Posted March 16, 2005

The Barman's Rant
Occasional thoughts on Real Rock Action


There should be a great deal of sadness in your world with the news that the future of CBGB’s is in doubt.

If you missed the bulletins, the legendary New York punk rock toilet is in danger of closing, as a result of years of unpaid back rent.

It seems the site on 315 The Bowery – a prime location on what used to be The Big Apple’s skid row – is owned by a local homeless people’s co-op - and they’ll be damned if they’re subsidising a nightclub.

(Well, I’ve subsidised plenty of those places over the years, so I can sort of sympathize. I suppose they could take it over, but the sort of nightclub that serves drinks in bottles wrapped in brown paper bags probably isn’t going to take off).

Mind you, the term “nightclub” is stretching things. But it’s OK to call CBGBs a toilet, because it is. It fact, it seems to revel in such terminology.

(Most Americans, on the other hand, dislike such words and refer to such places as "rest rooms" or "bathrooms". I'm here to tell you that the toilets at CBGBs are no place to go for a rest, or a bath.)

Whatever happened to the joint's back rent notices is another issue. Maybe the owner, the legendary Hilly Krystal, passed them out to patrons to use in the toilets.

Shithouse it may be, but there’s no doubt CBGB’s was the cradle of punk rock as we know it. You can keep the Pistols and all the two-bit pretenders that followed. They might have surfaced anyway, but it’s an indisputable fact that the NY bands were doing things in their own minimalist way years before the Brits.

The Poms took their musical lead and fashion tips from elements of the CB’s scene. Something to do with seamstress Svengali Malcolm McLaren ripping off the New York Dolls sound, and the Richard Hell torn T-shirt look, after a sojourn Stateside.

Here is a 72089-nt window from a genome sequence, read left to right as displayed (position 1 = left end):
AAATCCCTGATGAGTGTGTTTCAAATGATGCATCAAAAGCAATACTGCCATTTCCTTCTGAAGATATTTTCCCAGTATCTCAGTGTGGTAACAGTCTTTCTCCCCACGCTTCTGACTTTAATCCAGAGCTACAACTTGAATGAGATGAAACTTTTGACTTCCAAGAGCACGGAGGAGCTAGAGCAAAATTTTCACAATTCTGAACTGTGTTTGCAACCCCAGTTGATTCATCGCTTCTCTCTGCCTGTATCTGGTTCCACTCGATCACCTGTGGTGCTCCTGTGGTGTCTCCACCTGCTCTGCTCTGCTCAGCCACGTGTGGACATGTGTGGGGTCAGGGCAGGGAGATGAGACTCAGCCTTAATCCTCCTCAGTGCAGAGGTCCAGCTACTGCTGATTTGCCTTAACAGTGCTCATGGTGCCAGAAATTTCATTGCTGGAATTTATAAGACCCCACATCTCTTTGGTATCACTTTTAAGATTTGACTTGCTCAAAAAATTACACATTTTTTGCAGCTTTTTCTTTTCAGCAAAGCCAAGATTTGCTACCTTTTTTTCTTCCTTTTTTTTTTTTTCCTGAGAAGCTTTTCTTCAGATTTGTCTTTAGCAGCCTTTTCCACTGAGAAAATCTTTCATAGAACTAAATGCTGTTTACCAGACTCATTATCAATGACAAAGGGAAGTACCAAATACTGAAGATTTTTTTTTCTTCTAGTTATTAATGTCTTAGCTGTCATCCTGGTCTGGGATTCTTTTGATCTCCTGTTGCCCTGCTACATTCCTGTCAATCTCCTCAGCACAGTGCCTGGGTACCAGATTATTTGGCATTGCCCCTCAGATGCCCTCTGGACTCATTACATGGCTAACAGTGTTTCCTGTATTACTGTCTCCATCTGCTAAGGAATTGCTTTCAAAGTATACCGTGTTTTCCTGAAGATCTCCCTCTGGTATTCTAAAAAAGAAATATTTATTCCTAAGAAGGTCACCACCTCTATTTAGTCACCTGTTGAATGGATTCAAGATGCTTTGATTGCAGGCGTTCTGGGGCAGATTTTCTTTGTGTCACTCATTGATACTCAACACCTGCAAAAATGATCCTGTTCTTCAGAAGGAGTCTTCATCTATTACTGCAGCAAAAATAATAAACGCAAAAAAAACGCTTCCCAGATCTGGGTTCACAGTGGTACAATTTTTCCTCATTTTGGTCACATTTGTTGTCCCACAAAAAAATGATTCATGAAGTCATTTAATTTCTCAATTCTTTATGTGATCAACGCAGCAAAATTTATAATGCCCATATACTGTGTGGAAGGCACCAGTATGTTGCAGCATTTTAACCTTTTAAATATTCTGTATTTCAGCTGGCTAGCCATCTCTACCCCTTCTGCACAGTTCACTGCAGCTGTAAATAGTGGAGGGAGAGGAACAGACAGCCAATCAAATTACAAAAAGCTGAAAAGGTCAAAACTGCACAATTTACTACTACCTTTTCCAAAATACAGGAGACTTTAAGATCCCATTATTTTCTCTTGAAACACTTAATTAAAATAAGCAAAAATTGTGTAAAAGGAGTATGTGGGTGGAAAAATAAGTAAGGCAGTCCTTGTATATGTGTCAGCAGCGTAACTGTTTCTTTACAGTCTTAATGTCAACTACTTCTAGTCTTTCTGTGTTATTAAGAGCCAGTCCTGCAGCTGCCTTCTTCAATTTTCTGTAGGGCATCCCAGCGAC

Nothing unusual in that. The English have been exploiting the Yanks for years, adapting that bastard orphan called rock and roll and selling it back to them - with interest. In the instance of punk, however, the Poms turned it into a fashion parade and sold it down the shitter.

But back to the issue at hand, and the future, or lack thereof, of CBGBs.

My initial experience of the place (I’m a resident of Australia) was in 1986. I finally persuaded two fellow tourist mates to catch a cab to The Bowery after an “interesting” night spent at the Hard Rock Café (deserted except for an encounter with Aerosmith's Joe Tyler and Steve Perry and three of the most disheveled groupies you could hope not to meet) and The Palladium (ridiculously over-blown mid-town disco, complete with a fake house that was lowered from the roof).

We pulled up in a yellow New York taxi right outside a desolate CBGBs. My mates took one look at the crumbling white facade through bleary, alcohol-impaired eyes, refused point-blank to go inside, and left me there.

Their reluctance was a surprise given that we were staying at down market accommodation in the scuzzy Chelsea Hotel.
I spent the rest of what was left of the early hours of that morning watching Dumptruck, drinking Rolling Rocks and talking shit to any similarly well-tanked American patrons who’d listen.

After parting with my mates and travelling to other parts of the USA, another solo return visit to CBGBs was on the agenda a month later, for both matters of convenience and entertainment. NYC was a good stepping-off point for London. I had to go back. An airpass and some Husker Du and Ramones tapes had sustained me on this trip. And more importantly, the Celibate Rifles were due to play.

The Rifles had apparently been through a month or so earlier to a tiny house of the curious and disinterested, but this time (I was told) 800 people packed into the place, drawn by word-of-mouth.

If you’ve heard the live “Kiss Kiss Bang Bang” album, recorded that very evening, you’ll know it was a killer night.
If you listen closely, you can hear me at the bar: "Four more bottles of Rolling Rock thanks mate". It pays to stock up when you're in a place that crowded, and you have to tip on fewer occasions.